1historical A costly perfumed ointment much valued in ancient times.
- ‘Then took Mary a pound of ointment of spikenard, very costly, and anointed the feet of Jesus, and wiped His feet with her hair: and the house was filled with the odour of the ointment.’
- ‘Note the reference to spikenard in the Song of Solomon and in the Gospels.’
- ‘A daily glass of konditon, strong in spikenard, was recommended in March: anise wine was appropriate for April.’
- ‘In Mark's account the woman is unnamed, and she anointed Christ's head with the spikenard, rather than His feet as in the above account by John.’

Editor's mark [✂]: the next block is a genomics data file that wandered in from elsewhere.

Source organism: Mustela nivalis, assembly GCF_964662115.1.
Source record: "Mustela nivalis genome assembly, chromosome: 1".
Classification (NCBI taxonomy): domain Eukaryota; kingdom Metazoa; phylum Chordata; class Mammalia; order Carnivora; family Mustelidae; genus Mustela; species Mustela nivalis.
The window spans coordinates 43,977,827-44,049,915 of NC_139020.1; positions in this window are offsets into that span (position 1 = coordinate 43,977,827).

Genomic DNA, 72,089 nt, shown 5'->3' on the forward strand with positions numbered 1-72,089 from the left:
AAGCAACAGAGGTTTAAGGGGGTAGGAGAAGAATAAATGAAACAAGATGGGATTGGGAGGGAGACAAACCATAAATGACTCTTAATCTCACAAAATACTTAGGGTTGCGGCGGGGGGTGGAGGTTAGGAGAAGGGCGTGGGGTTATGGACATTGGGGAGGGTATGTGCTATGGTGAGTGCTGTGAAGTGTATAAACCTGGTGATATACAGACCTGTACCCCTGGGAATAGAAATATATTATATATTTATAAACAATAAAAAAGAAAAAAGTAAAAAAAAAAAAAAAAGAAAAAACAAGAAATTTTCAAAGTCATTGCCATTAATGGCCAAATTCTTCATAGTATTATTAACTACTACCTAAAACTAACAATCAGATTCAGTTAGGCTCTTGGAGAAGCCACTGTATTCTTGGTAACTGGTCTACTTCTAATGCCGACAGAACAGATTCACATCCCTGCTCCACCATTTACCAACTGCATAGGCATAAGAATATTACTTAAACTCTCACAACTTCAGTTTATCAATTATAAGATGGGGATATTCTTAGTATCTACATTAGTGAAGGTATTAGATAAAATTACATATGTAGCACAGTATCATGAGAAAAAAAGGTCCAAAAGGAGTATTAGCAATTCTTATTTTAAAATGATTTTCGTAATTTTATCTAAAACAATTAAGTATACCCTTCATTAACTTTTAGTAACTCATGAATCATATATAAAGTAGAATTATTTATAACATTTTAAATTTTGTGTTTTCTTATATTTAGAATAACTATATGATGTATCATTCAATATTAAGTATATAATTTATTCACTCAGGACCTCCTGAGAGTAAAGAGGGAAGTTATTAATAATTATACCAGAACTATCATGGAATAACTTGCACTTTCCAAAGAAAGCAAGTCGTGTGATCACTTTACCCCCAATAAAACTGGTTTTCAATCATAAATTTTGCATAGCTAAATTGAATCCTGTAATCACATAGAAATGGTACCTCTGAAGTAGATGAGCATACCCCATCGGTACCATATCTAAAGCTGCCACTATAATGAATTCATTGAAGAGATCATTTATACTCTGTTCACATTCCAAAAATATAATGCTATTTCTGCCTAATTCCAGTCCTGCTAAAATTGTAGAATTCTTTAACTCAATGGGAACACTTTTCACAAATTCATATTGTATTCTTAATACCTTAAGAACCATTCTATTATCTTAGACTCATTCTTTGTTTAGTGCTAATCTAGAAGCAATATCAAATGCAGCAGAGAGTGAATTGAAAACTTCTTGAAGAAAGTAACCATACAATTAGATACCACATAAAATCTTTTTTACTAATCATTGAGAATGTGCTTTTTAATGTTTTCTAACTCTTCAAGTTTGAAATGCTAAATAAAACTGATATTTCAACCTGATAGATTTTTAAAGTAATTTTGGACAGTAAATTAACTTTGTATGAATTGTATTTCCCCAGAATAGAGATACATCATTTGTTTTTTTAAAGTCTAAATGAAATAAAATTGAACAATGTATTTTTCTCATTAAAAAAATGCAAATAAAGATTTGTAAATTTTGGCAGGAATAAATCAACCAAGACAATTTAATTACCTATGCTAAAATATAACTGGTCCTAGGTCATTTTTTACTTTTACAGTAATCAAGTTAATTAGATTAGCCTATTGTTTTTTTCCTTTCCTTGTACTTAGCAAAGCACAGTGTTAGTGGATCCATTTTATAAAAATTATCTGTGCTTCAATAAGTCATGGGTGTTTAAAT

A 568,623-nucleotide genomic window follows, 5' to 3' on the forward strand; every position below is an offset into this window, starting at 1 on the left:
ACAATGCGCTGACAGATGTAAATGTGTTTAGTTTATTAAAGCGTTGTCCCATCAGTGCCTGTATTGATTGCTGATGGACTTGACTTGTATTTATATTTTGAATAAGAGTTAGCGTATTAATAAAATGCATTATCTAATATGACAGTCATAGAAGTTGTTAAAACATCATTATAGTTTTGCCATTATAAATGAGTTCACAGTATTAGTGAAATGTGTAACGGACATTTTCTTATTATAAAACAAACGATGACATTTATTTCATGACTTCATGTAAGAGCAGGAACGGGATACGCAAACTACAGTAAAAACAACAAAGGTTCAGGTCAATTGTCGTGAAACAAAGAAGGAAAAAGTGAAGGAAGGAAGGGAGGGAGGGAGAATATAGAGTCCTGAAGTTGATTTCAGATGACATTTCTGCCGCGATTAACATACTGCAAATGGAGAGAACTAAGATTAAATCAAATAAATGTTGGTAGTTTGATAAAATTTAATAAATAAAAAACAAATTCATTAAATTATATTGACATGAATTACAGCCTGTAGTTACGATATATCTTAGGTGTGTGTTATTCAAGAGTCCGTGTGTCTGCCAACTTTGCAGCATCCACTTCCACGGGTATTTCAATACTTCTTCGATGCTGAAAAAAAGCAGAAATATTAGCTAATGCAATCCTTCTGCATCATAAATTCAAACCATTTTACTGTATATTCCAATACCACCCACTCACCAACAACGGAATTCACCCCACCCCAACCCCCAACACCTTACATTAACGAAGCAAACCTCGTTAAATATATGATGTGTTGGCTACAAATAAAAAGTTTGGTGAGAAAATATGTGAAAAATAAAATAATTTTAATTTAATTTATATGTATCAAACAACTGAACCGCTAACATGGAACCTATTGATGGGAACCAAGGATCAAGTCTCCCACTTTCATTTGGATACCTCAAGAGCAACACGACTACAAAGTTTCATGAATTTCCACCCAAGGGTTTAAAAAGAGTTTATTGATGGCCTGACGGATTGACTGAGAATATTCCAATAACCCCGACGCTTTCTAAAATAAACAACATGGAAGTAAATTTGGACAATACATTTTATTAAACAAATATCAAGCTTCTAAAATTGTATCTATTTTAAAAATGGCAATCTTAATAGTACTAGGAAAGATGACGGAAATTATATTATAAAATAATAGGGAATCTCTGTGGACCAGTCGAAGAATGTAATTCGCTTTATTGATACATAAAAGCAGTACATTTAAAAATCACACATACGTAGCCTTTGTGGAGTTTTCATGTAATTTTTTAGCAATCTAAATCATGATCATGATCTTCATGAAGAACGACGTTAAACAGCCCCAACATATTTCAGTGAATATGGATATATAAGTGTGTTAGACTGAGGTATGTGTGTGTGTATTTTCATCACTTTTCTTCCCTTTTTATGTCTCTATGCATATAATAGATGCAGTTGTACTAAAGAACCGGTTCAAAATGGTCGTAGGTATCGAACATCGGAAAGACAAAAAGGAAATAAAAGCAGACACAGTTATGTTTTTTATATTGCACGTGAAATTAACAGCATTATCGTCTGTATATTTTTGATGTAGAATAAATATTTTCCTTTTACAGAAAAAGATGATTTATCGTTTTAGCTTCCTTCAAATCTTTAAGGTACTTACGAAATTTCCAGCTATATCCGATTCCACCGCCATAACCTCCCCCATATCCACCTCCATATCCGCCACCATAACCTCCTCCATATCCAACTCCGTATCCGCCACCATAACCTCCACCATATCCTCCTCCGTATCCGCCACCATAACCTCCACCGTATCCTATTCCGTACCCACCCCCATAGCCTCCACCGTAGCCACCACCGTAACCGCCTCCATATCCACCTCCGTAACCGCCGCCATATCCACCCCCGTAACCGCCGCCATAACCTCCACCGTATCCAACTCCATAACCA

- ‘The scent of spikenard, not to be confused with American spikenard, a stimulant, is, surprisingly, sedative, since it increases serotonin availability.’
2The Himalayan plant of the valerian family that produces the rhizome from which this ointment was prepared.
Nardostachys grandiflora, family Valerianaceae
- 2.1A plant resembling spikenard in fragrance.
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